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Editorial: Addressing climate change is New York's moonshot

Editorial: Addressing climate change is New York's moonshot

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Perhaps it’s the nostalgic high from the 50th anniversary of the moonwalk last weekend, but we believe New York is ready to go where no state has gone before.

Not a voyage to Mars, but the preservation of the Earth.

Gov. Andrew Cuomo signed into law the most aggressive goals for reducing carbon emissions of any state in the country last week, so pardon us for applying those historic words to a new goal in New York: “That’s one small step for the state, one giant leap for mankind.”

It is a start, a direction that will probably be fraught with missteps, but we must begin the journey to safeguard the future of our planet.

The passage of the Climate Leadership and Community Protection Act sets the most ambitious reductions in greenhouse gases of any state in the nation, and it comes at a time when the federal government is going in exactly the opposite direction.

This gives us some hope.

It comes with cheers from some sectors and fears from others.

And while the “how” is murky, so was walking on the moon 60 years ago.

“Meeting the goals will require breaking a lot of eggs to make the omelet,” said Michael Gerrard, director of the Sabin Center for Climate Change Law at Columbia University, to Politico. “A massive increase in distributed solar will raise hackles in some places. Offshore wind and the necessary transmission lines will raise other hackles. There are going to be a lot of fights along the way and we’re going to have to see how much gumption the state has to fight those fights.”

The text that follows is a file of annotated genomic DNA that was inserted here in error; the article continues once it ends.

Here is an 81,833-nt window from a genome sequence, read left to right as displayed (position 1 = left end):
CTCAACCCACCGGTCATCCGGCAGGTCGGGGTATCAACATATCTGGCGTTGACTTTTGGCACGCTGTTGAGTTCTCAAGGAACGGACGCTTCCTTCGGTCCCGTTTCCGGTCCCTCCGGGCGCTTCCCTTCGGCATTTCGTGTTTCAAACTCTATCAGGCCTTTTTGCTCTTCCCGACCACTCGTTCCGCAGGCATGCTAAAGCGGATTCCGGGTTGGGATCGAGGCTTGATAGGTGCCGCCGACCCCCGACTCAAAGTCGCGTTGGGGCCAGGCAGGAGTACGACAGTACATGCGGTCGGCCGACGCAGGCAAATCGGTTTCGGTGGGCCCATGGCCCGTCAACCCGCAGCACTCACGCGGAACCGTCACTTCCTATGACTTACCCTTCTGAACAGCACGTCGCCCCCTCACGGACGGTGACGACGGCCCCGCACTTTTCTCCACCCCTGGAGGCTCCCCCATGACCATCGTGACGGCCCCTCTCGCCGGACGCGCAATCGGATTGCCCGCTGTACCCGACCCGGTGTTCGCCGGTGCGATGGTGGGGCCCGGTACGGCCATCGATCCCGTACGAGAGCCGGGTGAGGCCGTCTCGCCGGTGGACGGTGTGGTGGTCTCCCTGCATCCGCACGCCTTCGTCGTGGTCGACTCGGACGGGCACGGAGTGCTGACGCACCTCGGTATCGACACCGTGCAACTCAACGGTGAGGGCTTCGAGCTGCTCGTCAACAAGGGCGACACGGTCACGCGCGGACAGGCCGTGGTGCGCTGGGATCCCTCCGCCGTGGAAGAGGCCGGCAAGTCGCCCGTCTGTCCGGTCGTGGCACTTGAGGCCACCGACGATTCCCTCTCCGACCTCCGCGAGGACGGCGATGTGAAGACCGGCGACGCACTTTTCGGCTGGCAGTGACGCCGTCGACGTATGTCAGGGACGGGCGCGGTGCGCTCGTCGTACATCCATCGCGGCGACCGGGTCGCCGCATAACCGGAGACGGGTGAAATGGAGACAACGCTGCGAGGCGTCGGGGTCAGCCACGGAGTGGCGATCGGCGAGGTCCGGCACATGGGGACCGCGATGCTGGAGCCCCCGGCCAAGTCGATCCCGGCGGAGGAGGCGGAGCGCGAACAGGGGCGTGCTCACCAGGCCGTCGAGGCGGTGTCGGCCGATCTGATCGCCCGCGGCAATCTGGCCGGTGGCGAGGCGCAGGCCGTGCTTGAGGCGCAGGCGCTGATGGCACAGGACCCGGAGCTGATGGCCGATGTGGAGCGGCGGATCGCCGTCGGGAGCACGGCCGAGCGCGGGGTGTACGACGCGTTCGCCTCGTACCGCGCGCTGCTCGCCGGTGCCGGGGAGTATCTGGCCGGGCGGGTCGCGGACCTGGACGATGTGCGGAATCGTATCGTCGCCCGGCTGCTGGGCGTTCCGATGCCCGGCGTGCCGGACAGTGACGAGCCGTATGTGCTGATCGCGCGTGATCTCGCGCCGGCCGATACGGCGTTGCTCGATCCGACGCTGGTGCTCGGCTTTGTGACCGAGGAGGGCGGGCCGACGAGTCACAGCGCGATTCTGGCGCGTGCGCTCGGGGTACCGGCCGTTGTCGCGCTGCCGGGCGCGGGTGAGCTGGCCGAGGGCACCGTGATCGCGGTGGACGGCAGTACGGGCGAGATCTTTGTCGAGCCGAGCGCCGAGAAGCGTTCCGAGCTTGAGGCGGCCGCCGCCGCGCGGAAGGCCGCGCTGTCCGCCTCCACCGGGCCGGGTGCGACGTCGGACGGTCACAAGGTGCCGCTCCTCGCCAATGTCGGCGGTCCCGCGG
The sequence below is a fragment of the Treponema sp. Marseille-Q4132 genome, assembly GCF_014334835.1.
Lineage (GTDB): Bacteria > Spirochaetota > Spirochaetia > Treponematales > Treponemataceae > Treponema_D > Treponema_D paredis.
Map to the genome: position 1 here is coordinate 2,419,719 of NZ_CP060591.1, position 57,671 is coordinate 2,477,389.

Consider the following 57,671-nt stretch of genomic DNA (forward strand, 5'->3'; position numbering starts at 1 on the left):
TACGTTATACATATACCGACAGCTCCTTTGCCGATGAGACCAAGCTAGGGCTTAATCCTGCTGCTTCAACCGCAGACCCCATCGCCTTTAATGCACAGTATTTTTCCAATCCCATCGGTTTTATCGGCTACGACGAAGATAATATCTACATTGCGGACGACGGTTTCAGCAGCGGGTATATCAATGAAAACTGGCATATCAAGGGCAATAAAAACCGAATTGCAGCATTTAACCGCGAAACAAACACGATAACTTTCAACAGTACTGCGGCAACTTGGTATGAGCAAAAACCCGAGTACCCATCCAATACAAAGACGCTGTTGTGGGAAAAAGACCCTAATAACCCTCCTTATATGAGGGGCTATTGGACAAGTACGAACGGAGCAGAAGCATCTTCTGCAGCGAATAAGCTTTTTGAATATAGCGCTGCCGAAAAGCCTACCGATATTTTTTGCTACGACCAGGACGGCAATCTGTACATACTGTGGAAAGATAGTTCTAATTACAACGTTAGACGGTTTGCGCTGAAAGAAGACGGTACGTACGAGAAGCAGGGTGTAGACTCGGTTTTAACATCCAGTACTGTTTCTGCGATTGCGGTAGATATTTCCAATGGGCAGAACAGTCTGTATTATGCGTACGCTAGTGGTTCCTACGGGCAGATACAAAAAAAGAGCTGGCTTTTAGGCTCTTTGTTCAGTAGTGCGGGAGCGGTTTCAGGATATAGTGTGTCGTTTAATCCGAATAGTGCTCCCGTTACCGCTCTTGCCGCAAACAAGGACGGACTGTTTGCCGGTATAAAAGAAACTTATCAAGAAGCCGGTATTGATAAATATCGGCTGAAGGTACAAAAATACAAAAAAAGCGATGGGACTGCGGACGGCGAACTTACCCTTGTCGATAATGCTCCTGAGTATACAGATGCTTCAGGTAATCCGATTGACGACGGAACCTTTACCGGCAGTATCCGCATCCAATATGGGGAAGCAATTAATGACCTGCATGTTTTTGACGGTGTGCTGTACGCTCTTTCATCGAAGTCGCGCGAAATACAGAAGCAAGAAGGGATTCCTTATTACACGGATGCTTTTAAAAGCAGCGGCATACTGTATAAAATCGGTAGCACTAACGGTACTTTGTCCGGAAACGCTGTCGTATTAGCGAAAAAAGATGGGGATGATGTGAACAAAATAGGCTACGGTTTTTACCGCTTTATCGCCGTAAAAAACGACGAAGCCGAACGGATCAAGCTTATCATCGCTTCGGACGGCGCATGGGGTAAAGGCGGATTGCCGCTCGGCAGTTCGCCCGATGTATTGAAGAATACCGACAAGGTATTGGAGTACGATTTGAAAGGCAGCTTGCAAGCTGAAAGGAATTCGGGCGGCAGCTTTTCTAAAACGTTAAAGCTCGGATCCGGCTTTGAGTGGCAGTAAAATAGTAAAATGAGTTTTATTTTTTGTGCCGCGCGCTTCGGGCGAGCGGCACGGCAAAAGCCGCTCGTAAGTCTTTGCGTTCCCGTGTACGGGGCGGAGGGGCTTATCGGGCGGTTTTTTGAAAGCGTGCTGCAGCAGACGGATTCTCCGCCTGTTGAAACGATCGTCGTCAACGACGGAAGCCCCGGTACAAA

The new law requires New York to:

  • Reduce greenhouse gas emissions by 85 percent by 2050.
  • Get 70% of the state’s electricity from renewable energy systems by 2030.
  • Eliminate all carbon emissions for electricity generation by 2040.

Many wonder if New York has the will to pull it off, but we believe this is the new moonshot; this is what needs to be done to preserve quality of life for our children, grandchildren and great-grandchildren.

We were discouraged to learn that Sen. Betty Little voted against the climate goals over fears it would raise energy prices too high in the rural regions of her district.

It is a legitimate concern and one of the eggs that may need to be cracked as the state moves forward. What we think Sen. Little has not taken into account is innovation.

The Empire Center, who we respect enormously for its ability in calculating costs, figures that solar and wind farms could cost as much as $48 billion in upfront expenses and another $1 billion a year to operate. But it also acknowledged that the cost of wind and solar installation have been dropping rapidly in cost in recent years.

New innovation and inventions could make the price more affordable, but we are under no illusions when it comes to expense. At some point, each and every one of us will have to pay the price — either now in developing new technologies, or later in cleaning up the damage caused by not doing it.

It’s the most important reason to support the new initiative.

A new 22-member New York State Climate Action Council has three years to recommend mandates and regulations to make it work. Sen. Little also voted against the council, saying that the Legislature should have that authority.

With all due respect to Sen. Little, we would not trust the Legislature with that duty. The success of the council will depend enormously on who serves on the panel and what their motivations, but this is one issue that can no longer be politicized.

In 1961, President Kennedy proclaimed “I believe we should go to the moon” without any idea how to do it.

We are in the same boat when it comes to addressing climate change. It is important that New York has set the goal, even if it doesn’t know how to do it or what it will cost.

Post-Star editorials represent the opinion of The Post-Star’s editorial board, which consists of Interim Publisher Brian Corcoran, Editor Ken Tingley, Projects Editor Will Doolittle and citizen representatives Connie Bosse, Barbara Sealy and Alan Whitcomb.


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